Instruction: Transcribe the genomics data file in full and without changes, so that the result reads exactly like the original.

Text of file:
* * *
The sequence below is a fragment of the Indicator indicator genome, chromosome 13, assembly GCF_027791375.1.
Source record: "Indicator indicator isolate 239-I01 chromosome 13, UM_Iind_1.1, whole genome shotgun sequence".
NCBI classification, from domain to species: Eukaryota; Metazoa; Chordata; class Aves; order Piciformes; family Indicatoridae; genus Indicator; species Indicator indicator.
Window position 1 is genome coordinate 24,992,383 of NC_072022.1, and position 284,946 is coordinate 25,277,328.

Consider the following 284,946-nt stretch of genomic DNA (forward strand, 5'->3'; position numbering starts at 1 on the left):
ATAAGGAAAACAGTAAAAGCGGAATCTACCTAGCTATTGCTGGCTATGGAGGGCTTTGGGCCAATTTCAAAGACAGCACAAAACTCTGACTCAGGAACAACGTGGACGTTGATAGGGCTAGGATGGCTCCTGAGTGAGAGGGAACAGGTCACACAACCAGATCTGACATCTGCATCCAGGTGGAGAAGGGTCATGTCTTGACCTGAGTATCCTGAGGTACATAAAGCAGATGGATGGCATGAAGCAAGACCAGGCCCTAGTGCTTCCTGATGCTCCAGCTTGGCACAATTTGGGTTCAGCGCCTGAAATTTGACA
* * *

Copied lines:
The sequence below is a fragment of the Indicator indicator genome, chromosome 13, assembly GCF_027791375.1.
Source record: "Indicator indicator isolate 239-I01 chromosome 13, UM_Iind_1.1, whole genome shotgun sequence".
NCBI classification, from domain to species: Eukaryota; Metazoa; Chordata; class Aves; order Piciformes; family Indicatoridae; genus Indicator; species Indicator indicator.
Window position 1 is genome coordinate 24,992,383 of NC_072022.1, and position 284,946 is coordinate 25,277,328.

Consider the following 284,946-nt stretch of genomic DNA (forward strand, 5'->3'; position numbering starts at 1 on the left):
ATAAGGAAAACAGTAAAAGCGGAATCTACCTAGCTATTGCTGGCTATGGAGGGCTTTGGGCCAATTTCAAAGACAGCACAAAACTCTGACTCAGGAACAACGTGGACGTTGATAGGGCTAGGATGGCTCCTGAGTGAGAGGGAACAGGTCACACAACCAGATCTGACATCTGCATCCAGGTGGAGAAGGGTCATGTCTTGACCTGAGTATCCTGAGGTACATAAAGCAGATGGATGGCATGAAGCAAGACCAGGCCCTAGTGCTTCCTGATGCTCCAGCTTGGCACAATTTGGGTTCAGCGCCTGAAATTTGACA